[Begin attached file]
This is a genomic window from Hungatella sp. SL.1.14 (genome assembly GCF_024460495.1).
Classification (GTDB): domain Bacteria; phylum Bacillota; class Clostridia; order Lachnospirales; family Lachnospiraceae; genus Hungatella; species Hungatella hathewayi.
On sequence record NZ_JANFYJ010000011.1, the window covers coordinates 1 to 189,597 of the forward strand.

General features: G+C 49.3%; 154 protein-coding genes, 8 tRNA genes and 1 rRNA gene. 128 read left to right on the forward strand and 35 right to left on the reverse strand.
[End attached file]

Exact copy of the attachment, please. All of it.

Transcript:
This is a genomic window from Hungatella sp. SL.1.14 (genome assembly GCF_024460495.1).
Classification (GTDB): domain Bacteria; phylum Bacillota; class Clostridia; order Lachnospirales; family Lachnospiraceae; genus Hungatella; species Hungatella hathewayi.
On sequence record NZ_JANFYJ010000011.1, the window covers coordinates 1 to 189,597 of the forward strand.

General features: G+C 49.3%; 154 protein-coding genes, 8 tRNA genes and 1 rRNA gene. 128 read left to right on the forward strand and 35 right to left on the reverse strand.